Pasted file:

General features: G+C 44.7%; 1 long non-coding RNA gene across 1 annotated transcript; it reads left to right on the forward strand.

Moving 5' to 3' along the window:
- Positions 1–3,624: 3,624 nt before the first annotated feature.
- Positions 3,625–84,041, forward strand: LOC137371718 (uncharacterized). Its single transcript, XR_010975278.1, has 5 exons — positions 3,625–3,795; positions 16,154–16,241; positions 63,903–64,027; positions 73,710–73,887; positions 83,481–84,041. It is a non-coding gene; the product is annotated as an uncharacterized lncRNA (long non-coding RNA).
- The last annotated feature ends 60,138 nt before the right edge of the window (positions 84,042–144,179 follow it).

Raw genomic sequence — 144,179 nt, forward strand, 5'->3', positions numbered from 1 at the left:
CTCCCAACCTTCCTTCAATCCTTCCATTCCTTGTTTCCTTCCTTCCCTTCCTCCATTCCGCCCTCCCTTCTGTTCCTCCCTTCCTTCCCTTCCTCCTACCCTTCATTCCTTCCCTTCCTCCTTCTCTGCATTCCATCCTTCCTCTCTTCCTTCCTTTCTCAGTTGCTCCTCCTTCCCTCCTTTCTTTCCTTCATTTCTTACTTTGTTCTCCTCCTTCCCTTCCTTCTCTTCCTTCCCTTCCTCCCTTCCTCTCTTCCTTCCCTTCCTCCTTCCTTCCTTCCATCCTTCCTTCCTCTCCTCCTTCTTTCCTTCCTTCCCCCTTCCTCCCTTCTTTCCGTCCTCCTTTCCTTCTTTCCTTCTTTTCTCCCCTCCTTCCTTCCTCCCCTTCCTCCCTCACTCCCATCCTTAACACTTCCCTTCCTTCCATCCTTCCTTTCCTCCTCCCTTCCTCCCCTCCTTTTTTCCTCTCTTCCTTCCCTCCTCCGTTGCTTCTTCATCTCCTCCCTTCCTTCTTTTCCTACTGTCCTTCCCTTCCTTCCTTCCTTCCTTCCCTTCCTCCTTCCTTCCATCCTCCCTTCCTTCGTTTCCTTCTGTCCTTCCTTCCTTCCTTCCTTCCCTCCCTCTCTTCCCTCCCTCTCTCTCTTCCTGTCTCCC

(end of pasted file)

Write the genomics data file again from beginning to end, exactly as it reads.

General features: G+C 44.7%; 1 long non-coding RNA gene across 1 annotated transcript; it reads left to right on the forward strand.

Moving 5' to 3' along the window:
- Positions 1–3,624: 3,624 nt before the first annotated feature.
- Positions 3,625–84,041, forward strand: LOC137371718 (uncharacterized). Its single transcript, XR_010975278.1, has 5 exons — positions 3,625–3,795; positions 16,154–16,241; positions 63,903–64,027; positions 73,710–73,887; positions 83,481–84,041. It is a non-coding gene; the product is annotated as an uncharacterized lncRNA (long non-coding RNA).
- The last annotated feature ends 60,138 nt before the right edge of the window (positions 84,042–144,179 follow it).

Raw genomic sequence — 144,179 nt, forward strand, 5'->3', positions numbered from 1 at the left:
CTCCCAACCTTCCTTCAATCCTTCCATTCCTTGTTTCCTTCCTTCCCTTCCTCCATTCCGCCCTCCCTTCTGTTCCTCCCTTCCTTCCCTTCCTCCTACCCTTCATTCCTTCCCTTCCTCCTTCTCTGCATTCCATCCTTCCTCTCTTCCTTCCTTTCTCAGTTGCTCCTCCTTCCCTCCTTTCTTTCCTTCATTTCTTACTTTGTTCTCCTCCTTCCCTTCCTTCTCTTCCTTCCCTTCCTCCCTTCCTCTCTTCCTTCCCTTCCTCCTTCCTTCCTTCCATCCTTCCTTCCTCTCCTCCTTCTTTCCTTCCTTCCCCCTTCCTCCCTTCTTTCCGTCCTCCTTTCCTTCTTTCCTTCTTTTCTCCCCTCCTTCCTTCCTCCCCTTCCTCCCTCACTCCCATCCTTAACACTTCCCTTCCTTCCATCCTTCCTTTCCTCCTCCCTTCCTCCCCTCCTTTTTTCCTCTCTTCCTTCCCTCCTCCGTTGCTTCTTCATCTCCTCCCTTCCTTCTTTTCCTACTGTCCTTCCCTTCCTTCCTTCCTTCCTTCCCTTCCTCCTTCCTTCCATCCTCCCTTCCTTCGTTTCCTTCTGTCCTTCCTTCCTTCCTTCCTTCCCTCCCTCTCTTCCCTCCCTCTCTCTCTTCCTGTCTCCC